For King, the opening begins with voice. To him, voice is much more than style. A unique voice distinguishes a book from others. It establishes an intimate connection and offers an invitation. A good opening will say to a reader here’s someone with something to say, here’s a place in which you can be entertained or into which you can escape, or that something intriguing will happen here. Openings of his own that King holds dear are for his novel 11/22/63 (Hodder and Stoughton 2011), which is ‘I’ve never been what you’d call a crying man’ and for Salem’s Lot ‘Everyone thought the man and the boy were father and son’ (Hodder and Stoughton 2005).Another favourite is his opening line of It (Hodder and Stoughton 1986): ‘The terror that would not end for another 28 years, if it ever did, began so far as I can know or tell, with a boat made from a sheet of newspaper floating down a gutter swollen with rain.’ King takes months of thinking, revising, reconfiguring and reconsidering to achieve his openers. He can remember each and every one of his opening passages.
Here some of my personal stand-out openers.
The first chapter with question-pop-ingly entitled “Here’s” of Carol Shields’ novel Unless (Fourth Estate, 2002), begins:
‘It happens that I am going through a period of great unhappiness and loss just now. All my life I’ve heard people speak of finding themselves in acute pain, bankrupt in spirit and body, but I’ve never understood what they meant. To lose. To have lost. I believed these visitations of darkness lasted only a few minutes or hours and that these saddened people, in-between bouts, were occupied, as we all were, with the useful monotony of happiness. But happiness is not what I thought. Happiness is the lucky pane of glass you carry in your head. It take all your cunning just to hang on to it and once it’s smashed you have to move into a different sort of life.’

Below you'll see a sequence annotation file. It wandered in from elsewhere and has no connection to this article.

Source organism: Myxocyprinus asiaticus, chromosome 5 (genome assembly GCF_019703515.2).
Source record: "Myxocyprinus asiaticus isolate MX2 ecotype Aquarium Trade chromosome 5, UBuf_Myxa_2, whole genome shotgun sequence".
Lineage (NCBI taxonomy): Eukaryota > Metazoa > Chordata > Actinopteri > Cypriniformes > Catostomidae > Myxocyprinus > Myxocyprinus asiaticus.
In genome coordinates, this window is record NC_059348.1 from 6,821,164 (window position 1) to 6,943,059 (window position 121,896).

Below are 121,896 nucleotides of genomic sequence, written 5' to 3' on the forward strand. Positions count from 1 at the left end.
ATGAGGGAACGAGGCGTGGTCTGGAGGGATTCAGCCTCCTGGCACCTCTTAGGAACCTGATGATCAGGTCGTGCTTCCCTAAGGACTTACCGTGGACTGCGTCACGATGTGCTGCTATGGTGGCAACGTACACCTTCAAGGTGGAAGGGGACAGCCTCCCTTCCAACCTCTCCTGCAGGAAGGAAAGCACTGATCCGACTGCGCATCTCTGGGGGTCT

We have been given the clues. The narrator-character is experiencing something new. A reader can discern from the passage this person has until this moment has had a good life, and that what is about to be revealed is events and circumstances that conclude in a first-time loss. We can only can guess the degree of despair being experienced but by the phrases ‘visitations of darkness’ and ‘a lucky pane of glass’ now smashed, we suspect this loss may be monumental. We need to know what has been lost and perhaps have begun to compile a list of possibilities. A lover? A child? Hope? A future? We still do not know the narrator’s gender or age or circumstance. Of course, as readers, we must know more.
In Extinction (UWAP 2010), Josephine Wilson places her readers immediately into the environment of one of her characters, into an ordinary and unexceptional space of a plain room in a ordinary location, and there’s a hint of someone contemplating the wider if also unextraordinary broader world:
‘Out the window there was nothing that could be called poetry, nothing windswept, billowing, tossing or turning in a streaky sky, nothing other than a taut blue dome and the low drone of air conditioners. In the car parks across the city women pulled on soft cotton hats and cowered under brollies. Babies kicked and squalled, itchy with heat rash. Fridges groaned. Water dripped from old rubber seals. Milk soured. Fans turned. The grid strained.’